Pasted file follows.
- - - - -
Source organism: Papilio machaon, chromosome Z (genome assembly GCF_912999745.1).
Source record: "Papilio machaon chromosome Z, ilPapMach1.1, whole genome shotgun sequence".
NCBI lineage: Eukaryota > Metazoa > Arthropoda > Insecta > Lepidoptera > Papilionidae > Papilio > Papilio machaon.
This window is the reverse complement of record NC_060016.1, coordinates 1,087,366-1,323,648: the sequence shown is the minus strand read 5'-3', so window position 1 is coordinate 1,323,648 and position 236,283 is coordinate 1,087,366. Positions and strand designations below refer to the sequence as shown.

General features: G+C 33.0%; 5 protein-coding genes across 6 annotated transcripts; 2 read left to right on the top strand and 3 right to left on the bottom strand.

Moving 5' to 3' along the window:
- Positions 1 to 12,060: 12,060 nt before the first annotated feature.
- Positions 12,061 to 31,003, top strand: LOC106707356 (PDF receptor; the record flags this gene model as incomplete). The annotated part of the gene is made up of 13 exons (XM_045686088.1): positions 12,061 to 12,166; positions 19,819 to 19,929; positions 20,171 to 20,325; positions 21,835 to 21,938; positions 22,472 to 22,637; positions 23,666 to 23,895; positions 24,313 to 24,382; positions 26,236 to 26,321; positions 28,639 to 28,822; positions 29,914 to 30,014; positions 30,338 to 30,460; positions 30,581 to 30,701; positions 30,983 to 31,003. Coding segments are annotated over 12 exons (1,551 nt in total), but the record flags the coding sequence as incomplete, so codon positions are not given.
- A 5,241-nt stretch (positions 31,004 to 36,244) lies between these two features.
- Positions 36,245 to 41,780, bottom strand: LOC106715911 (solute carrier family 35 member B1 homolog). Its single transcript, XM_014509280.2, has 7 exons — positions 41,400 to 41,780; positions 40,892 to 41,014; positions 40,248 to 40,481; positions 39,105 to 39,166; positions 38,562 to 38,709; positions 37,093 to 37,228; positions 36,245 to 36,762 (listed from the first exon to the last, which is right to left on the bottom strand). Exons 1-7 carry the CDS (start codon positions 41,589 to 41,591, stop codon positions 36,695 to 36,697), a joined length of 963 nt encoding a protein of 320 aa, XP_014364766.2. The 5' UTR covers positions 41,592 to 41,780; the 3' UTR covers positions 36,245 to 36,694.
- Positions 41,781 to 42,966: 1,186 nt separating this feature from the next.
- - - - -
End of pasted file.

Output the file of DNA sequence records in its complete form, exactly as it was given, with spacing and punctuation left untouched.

Source organism: Papilio machaon, chromosome Z (genome assembly GCF_912999745.1).
Source record: "Papilio machaon chromosome Z, ilPapMach1.1, whole genome shotgun sequence".
NCBI lineage: Eukaryota > Metazoa > Arthropoda > Insecta > Lepidoptera > Papilionidae > Papilio > Papilio machaon.
This window is the reverse complement of record NC_060016.1, coordinates 1,087,366-1,323,648: the sequence shown is the minus strand read 5'-3', so window position 1 is coordinate 1,323,648 and position 236,283 is coordinate 1,087,366. Positions and strand designations below refer to the sequence as shown.

General features: G+C 33.0%; 5 protein-coding genes across 6 annotated transcripts; 2 read left to right on the top strand and 3 right to left on the bottom strand.

Moving 5' to 3' along the window:
- Positions 1 to 12,060: 12,060 nt before the first annotated feature.
- Positions 12,061 to 31,003, top strand: LOC106707356 (PDF receptor; the record flags this gene model as incomplete). The annotated part of the gene is made up of 13 exons (XM_045686088.1): positions 12,061 to 12,166; positions 19,819 to 19,929; positions 20,171 to 20,325; positions 21,835 to 21,938; positions 22,472 to 22,637; positions 23,666 to 23,895; positions 24,313 to 24,382; positions 26,236 to 26,321; positions 28,639 to 28,822; positions 29,914 to 30,014; positions 30,338 to 30,460; positions 30,581 to 30,701; positions 30,983 to 31,003. Coding segments are annotated over 12 exons (1,551 nt in total), but the record flags the coding sequence as incomplete, so codon positions are not given.
- A 5,241-nt stretch (positions 31,004 to 36,244) lies between these two features.
- Positions 36,245 to 41,780, bottom strand: LOC106715911 (solute carrier family 35 member B1 homolog). Its single transcript, XM_014509280.2, has 7 exons — positions 41,400 to 41,780; positions 40,892 to 41,014; positions 40,248 to 40,481; positions 39,105 to 39,166; positions 38,562 to 38,709; positions 37,093 to 37,228; positions 36,245 to 36,762 (listed from the first exon to the last, which is right to left on the bottom strand). Exons 1-7 carry the CDS (start codon positions 41,589 to 41,591, stop codon positions 36,695 to 36,697), a joined length of 963 nt encoding a protein of 320 aa, XP_014364766.2. The 5' UTR covers positions 41,592 to 41,780; the 3' UTR covers positions 36,245 to 36,694.
- Positions 41,781 to 42,966: 1,186 nt separating this feature from the next.